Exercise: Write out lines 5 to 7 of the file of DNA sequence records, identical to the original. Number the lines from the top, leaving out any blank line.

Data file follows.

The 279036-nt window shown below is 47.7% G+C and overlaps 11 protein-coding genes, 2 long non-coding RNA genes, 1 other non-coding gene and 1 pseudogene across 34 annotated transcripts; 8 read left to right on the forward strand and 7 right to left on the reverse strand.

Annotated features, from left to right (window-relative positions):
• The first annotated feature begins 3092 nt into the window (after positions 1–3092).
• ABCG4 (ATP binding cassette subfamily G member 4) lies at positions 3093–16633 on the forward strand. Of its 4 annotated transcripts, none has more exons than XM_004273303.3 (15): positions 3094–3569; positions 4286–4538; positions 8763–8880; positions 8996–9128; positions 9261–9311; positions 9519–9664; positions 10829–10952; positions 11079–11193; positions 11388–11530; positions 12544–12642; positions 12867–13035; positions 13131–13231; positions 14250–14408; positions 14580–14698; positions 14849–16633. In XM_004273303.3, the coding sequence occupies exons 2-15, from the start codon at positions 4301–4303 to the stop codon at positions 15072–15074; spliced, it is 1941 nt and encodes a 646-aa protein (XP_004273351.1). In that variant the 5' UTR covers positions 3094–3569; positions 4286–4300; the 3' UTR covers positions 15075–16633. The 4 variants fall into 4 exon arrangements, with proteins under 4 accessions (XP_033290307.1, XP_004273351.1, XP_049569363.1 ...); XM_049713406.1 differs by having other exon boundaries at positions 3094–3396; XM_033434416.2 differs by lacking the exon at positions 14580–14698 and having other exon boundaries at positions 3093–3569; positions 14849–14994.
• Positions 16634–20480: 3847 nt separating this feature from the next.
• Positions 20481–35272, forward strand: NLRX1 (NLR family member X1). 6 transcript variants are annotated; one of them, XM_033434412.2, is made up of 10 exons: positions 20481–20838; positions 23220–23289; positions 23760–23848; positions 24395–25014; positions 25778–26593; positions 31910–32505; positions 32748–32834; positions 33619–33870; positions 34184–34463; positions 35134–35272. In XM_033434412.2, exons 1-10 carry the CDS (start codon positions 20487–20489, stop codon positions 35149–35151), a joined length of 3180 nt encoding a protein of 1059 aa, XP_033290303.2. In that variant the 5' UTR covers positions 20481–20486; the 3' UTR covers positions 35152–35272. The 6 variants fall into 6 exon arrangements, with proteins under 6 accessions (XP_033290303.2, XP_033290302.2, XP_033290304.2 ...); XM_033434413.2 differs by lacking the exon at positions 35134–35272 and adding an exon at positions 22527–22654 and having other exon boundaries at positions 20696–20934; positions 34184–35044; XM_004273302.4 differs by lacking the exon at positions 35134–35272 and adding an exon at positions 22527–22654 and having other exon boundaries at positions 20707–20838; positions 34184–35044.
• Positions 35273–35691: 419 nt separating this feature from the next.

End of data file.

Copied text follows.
• Positions 16634–20480: 3847 nt separating this feature from the next.
• Positions 20481–35272, forward strand: NLRX1 (NLR family member X1). 6 transcript variants are annotated; one of them, XM_033434412.2, is made up of 10 exons: positions 20481–20838; positions 23220–23289; positions 23760–23848; positions 24395–25014; positions 25778–26593; positions 31910–32505; positions 32748–32834; positions 33619–33870; positions 34184–34463; positions 35134–35272. In XM_033434412.2, exons 1-10 carry the CDS (start codon positions 20487–20489, stop codon positions 35149–35151), a joined length of 3180 nt encoding a protein of 1059 aa, XP_033290303.2. In that variant the 5' UTR covers positions 20481–20486; the 3' UTR covers positions 35152–35272. The 6 variants fall into 6 exon arrangements, with proteins under 6 accessions (XP_033290303.2, XP_033290302.2, XP_033290304.2 ...); XM_033434413.2 differs by lacking the exon at positions 35134–35272 and adding an exon at positions 22527–22654 and having other exon boundaries at positions 20696–20934; positions 34184–35044; XM_004273302.4 differs by lacking the exon at positions 35134–35272 and adding an exon at positions 22527–22654 and having other exon boundaries at positions 20707–20838; positions 34184–35044.
• Positions 35273–35691: 419 nt separating this feature from the next.